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IdahoBert

Historic Tiger Baseball #13--Wild Bill Donovan

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Today's Featured Tiger Player

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--Wild Bill Donovan--

(1903-1912)

(click on name for statistics)

Donovan was durable, and needed to be; due to wildness, he threw more pitches than most hurlers. While he led the NL with 25 wins for Brooklyn in 1901, he also led with 152 walks. Wild Bill starred in both major leagues, jumping to Detroit in 1903. His best season (25-4, AL-high .862 winning percentage) turned the Tigers into pennant-winners in 1907, and they repeated in 1908 and '09. But Donovan's results in WS starts were poor, and he won only one of five decisions. Ty Cobb’s only early support concerning his fractious relations with team mates came from pitcher Wild Bill Donovan and a few others who urged him to "stick up for your rights. If it comes to a showdown, we'll back you up."

After going 10-9 in 1911, Donovan continued his career in the minor leagues, as a pitcher, coach, and manager. He piloted the Yankees from 1915 to 1917, appearing in several games, and pitched two final games for Detroit in 1918. He also skippered the Phillies for part of 1921. He was killed in a train wreck while riding in a sleeper. As manager of his minor league team, he had claimed a lower berth. Above him slept the business manager, George Weiss, who was uninjured in the wreck, and who became a Hall of Famer as GM of the Yankees and Mets.

http://www.baseballlibrary.com/baseballlibrary/ballplayers/D/Donovan_Wild_Bill.stm

http://www.thedeadballera.com/Obits/Donovan.William.Obit.html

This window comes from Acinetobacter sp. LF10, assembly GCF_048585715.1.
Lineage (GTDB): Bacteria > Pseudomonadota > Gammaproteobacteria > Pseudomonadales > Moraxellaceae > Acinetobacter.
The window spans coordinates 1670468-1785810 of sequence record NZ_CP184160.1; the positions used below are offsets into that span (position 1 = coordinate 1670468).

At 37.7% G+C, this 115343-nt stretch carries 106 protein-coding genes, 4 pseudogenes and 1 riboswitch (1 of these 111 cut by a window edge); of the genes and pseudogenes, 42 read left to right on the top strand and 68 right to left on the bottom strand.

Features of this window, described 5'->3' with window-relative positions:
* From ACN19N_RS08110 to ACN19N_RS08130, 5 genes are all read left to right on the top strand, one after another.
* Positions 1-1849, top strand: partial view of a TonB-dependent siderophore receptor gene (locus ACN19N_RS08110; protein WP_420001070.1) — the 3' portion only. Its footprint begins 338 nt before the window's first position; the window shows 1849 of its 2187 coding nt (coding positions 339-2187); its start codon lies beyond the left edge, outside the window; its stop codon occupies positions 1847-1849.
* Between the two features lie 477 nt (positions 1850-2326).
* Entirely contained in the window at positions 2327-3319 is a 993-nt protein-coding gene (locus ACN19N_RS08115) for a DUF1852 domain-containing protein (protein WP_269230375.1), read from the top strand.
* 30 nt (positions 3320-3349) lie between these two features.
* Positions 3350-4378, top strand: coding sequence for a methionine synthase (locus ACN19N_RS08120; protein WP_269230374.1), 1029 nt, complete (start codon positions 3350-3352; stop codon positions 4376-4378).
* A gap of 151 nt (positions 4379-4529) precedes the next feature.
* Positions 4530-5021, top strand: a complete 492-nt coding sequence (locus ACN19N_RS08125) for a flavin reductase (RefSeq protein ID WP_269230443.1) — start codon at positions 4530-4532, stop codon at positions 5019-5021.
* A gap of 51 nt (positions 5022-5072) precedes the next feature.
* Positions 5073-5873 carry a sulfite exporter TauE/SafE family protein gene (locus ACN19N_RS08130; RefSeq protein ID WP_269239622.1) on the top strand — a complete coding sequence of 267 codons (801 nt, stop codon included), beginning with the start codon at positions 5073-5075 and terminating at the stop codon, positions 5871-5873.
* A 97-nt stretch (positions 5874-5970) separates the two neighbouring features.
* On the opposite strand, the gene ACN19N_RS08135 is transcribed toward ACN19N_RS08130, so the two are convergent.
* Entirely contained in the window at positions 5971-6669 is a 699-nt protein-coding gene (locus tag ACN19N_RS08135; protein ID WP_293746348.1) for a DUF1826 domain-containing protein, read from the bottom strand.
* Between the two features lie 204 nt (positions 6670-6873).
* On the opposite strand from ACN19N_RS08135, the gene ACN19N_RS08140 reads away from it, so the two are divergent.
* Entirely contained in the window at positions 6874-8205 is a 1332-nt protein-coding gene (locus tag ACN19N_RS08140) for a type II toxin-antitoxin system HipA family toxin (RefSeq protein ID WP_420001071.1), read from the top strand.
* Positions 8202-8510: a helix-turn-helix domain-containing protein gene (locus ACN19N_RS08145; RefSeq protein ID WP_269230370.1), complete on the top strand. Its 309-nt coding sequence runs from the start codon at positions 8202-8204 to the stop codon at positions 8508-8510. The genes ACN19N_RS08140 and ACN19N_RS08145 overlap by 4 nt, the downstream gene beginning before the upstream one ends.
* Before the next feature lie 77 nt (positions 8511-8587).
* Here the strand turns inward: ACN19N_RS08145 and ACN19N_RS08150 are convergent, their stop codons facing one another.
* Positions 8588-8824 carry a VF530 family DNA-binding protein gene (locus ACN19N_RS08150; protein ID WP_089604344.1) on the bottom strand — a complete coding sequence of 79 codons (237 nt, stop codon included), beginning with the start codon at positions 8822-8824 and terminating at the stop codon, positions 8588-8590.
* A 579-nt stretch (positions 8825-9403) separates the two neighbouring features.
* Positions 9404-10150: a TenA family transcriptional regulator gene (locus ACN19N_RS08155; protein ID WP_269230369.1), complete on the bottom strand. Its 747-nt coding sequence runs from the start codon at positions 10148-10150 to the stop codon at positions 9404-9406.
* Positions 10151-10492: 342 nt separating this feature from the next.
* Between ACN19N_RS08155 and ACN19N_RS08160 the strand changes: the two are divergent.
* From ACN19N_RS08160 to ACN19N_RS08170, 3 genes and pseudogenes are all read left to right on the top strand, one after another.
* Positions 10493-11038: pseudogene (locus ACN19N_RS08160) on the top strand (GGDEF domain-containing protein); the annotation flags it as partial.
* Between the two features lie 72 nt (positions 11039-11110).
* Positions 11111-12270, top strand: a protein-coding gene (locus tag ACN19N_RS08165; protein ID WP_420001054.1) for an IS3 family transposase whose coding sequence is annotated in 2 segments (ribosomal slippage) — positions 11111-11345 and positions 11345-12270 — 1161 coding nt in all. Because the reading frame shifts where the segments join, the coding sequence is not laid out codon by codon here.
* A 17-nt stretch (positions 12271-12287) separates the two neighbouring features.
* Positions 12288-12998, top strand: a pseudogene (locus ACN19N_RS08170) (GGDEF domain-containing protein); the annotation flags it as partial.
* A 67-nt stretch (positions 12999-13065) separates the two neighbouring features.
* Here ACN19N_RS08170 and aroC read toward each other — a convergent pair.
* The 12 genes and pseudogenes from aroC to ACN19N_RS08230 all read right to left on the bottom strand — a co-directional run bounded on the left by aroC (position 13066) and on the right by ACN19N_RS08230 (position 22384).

http://www.thedeadballera.com/GravePhotos/Donovan.WildBill.Grave.html

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[trim] He was killed in a train wreck while riding in a sleeper. As manager of his minor league team, he had claimed a lower berth. Above him slept the business manager, George Weiss, who was uninjured in the wreck, and who became a Hall of Famer as GM of the Yankees and Mets.

Seems so many died young in those days, and many more accidents than today. Glad I live now - I probably would have croaked several times by my current stage in life 100 years ago.

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I have been busy during the Holidays and have yet to click on any of Bert's "Historic Tiger Baseball" posts. This was the first one - great job Bert! I believe Donovan was the first Tiger to win 20 games. He had "star power" and was used in local and perhaps national advertising. I have an ad of him extolling the virtues of Absopure (bottled water) and may have a Coca-Cola ad featuring him as well.

:alien:

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I have been busy during the Holidays and have yet to click on any of Bert's "Historic Tiger Baseball" posts. This was the first one - great job Bert! I believe Donovan was the first Tiger to win 20 games. He had "star power" and was used in local and perhaps national advertising. I have an ad of him extolling the virtues of Absopure (bottled water) and may have a Coca-Cola ad featuring him as well.

:alien:

That is very cool. Thanks! If you can scan it and post it that would be cool. These threads are being archived in the Tigers History forum too.

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Seems so many died young in those days, and many more accidents than today. Glad I live now - I probably would have croaked several times by my current stage in life 100 years ago.
This is a great site for finding out about how players have died.

http://www.thedeadballera.com

This link on the site lists players who died young:

http://www.thedeadballera.com/tooyoung.html

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